Thursday, October 3, 2013

Refurbishing an old ISEL X-/Y-/Z-Axis Machine

I bought from the company i'm working for an old 3-Axis Table made by ISEL.
The sold the tool because the Controller was incompatible to the new PC equipment.

I replaced the old linear motors by NEMA 23 stepper motors.


To drive the stepper motors i decided to order a cheap (china) TB6560 controller from ebay.

Here is a photo of the controller:

It has a kepad to move all axis manually and a coordinate display which can be calibrated to the steps/mm of the axis. This can be done for each axis seperately, which was good because my Z-axis has twice the steps/mm as the X- and Y-axis.

The controller is cheap but has some drawbacks, USB isn't working the onboard voltage regulators tend to overheat.

Modifications/Improvements of the CNC controller:

Voltage regulator overheatig

The controller has an aluminium housing why don't they use it as heatsink?
I drilled a 6.5mm hole in the housing whre the voltage regulators are placed. The regulators are placed on a very small metal block which has no thermal connection to the housing. I further drilled a hole into this block and cut a thread into it. Now it is possible to screw the haetsink of the two regulators to the aluminium housing.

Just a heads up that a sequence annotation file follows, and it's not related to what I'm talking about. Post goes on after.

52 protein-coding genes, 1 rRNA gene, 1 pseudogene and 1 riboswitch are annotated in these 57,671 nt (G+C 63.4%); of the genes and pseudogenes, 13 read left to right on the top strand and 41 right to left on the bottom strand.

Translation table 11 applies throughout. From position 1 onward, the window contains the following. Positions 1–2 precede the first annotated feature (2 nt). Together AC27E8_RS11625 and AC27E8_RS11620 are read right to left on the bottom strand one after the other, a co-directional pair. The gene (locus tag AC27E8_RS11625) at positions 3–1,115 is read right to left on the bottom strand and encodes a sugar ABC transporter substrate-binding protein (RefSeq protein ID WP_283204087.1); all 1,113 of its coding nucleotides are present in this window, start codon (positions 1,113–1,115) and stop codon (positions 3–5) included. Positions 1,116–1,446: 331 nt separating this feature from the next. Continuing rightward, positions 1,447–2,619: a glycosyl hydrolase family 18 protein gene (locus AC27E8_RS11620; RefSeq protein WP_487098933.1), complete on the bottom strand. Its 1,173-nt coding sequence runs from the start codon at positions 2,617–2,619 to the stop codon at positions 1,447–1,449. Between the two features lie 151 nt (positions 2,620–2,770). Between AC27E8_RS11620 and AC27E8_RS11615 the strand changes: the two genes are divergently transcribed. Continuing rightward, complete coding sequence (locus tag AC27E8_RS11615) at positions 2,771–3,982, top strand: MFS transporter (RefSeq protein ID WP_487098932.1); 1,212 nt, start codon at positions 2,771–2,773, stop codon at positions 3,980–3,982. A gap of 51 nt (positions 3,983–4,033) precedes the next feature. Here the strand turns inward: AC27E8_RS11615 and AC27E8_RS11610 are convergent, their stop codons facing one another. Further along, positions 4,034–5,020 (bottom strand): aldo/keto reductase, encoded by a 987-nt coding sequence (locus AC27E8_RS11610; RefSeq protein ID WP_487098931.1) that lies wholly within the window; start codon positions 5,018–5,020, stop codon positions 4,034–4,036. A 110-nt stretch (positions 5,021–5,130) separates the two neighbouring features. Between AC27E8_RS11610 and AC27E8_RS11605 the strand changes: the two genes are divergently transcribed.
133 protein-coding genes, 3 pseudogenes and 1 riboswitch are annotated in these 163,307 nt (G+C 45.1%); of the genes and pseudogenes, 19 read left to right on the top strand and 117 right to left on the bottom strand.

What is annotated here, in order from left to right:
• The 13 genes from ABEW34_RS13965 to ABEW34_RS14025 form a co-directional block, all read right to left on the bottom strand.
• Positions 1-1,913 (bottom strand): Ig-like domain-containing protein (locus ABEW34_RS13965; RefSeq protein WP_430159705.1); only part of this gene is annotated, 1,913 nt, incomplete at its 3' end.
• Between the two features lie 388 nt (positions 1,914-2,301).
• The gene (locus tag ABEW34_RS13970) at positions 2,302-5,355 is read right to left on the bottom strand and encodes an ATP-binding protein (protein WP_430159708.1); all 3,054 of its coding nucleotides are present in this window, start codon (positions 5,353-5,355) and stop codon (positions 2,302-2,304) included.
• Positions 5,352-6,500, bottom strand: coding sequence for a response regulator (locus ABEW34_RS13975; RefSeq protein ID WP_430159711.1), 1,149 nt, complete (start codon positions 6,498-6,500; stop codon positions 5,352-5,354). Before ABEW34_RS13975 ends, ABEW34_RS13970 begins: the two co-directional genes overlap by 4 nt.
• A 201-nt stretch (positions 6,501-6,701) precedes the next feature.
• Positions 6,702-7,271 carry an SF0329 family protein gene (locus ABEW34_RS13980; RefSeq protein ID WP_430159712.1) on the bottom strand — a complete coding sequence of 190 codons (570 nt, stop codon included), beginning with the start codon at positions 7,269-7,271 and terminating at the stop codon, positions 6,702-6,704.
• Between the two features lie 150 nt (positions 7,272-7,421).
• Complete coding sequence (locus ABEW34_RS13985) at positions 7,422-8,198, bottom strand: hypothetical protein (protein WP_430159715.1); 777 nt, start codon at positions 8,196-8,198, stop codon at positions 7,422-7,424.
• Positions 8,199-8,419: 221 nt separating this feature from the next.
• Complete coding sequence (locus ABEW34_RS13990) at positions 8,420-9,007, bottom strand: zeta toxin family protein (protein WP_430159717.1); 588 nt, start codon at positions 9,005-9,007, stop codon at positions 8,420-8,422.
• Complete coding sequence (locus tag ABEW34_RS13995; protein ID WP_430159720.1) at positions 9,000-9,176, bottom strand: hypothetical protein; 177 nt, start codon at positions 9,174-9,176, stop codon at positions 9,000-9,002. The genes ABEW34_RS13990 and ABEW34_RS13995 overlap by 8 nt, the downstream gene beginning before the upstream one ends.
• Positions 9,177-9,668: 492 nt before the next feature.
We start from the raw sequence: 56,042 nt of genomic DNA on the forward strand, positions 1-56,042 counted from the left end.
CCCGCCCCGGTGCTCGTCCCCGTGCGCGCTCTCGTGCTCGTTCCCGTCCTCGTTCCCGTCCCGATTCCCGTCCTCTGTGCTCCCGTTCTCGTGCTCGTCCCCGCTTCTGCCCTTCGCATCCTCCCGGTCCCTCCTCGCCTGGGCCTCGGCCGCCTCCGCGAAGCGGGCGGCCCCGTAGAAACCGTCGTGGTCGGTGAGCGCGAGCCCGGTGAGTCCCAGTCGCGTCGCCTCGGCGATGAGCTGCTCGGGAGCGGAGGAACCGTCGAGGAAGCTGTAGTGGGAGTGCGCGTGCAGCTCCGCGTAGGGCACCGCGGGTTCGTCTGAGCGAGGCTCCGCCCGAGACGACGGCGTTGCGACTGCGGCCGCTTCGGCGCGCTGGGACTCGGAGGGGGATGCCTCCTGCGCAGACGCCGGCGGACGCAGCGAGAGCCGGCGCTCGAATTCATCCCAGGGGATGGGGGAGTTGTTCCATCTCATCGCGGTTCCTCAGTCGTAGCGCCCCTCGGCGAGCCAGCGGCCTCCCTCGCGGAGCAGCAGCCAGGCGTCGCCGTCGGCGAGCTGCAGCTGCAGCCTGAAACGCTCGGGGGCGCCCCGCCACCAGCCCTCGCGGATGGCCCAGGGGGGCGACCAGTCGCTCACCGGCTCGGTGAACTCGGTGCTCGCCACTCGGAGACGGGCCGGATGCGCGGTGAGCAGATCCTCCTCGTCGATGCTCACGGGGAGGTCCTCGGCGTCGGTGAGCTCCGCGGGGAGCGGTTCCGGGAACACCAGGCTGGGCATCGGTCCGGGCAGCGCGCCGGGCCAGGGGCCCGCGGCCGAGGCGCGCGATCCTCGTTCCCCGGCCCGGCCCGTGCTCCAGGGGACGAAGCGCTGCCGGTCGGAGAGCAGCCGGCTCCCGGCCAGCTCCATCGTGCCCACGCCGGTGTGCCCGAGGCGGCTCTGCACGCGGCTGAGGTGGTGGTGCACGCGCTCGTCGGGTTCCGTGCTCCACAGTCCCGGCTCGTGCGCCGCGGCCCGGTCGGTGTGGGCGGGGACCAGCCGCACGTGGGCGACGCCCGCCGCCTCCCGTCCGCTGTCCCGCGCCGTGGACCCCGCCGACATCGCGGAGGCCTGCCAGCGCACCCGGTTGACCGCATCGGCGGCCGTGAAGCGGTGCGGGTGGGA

USB is not working

so i have to use my LPT port... BUT my PC has no LPT port anymore. What to do now? I decided to do my own USB controller. It is based on a Atmel ATmega328 and it is running the famous GRBL firmware. This has several benefits. The first is, that i will have USB on the machine, the second is that GRBL is caring for the timings and the PC. So the timing between PC and milling machine becomes uncritical.

Empty PCB

The PCB fits into the widely available TEKO 10014 housing.

TEKO 10014 (Source: Teko Website)

Populated PCB

Next tasks add spindle and spindle.

If you are interested in more details or the PCB shown contact me.

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